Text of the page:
The Youth Development Study is a longitudinal study that began in 1988, unique in its focus on the outcomes of volunteering in youth. An extensive literature search was conducted in hopes of finding evidence to support the hypotheses of the Youth Development Study. Sources include longitudinal and cross-sectional studies, as well as national surveys. While few studies analyzed the same variables as the Youth Development Study (such as mental health and well-being outcomes), their findings provide support for theoretical justification that volunteering in youth results in beneficial outcomes in terms of mental health and well-being. This literature review provides an overview of known research on youth volunteers, the impacts of volunteering, and time trends associated with volunteering. Although few studies specifically address the mental health and well-being outcomes of volunteering in adolescence, it goes to show that the Youth Development Study is delving into unexplored territory.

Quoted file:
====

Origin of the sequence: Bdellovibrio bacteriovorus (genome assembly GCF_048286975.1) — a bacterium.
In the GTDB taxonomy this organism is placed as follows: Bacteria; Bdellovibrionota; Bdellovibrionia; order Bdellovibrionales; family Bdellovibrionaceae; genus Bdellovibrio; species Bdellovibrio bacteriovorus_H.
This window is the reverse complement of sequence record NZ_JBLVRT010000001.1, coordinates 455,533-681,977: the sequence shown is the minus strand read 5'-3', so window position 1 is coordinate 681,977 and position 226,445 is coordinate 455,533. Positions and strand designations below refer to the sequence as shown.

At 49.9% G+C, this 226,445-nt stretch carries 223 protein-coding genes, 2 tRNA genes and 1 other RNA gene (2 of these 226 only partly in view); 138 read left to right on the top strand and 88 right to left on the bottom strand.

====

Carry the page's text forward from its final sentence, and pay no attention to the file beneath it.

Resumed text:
This research was supported by the Undergraduate Research Opportunities Program (UROP).
An Overview of Volunteering in Adolescence: Predictors, Outcomes, and Time Trends.
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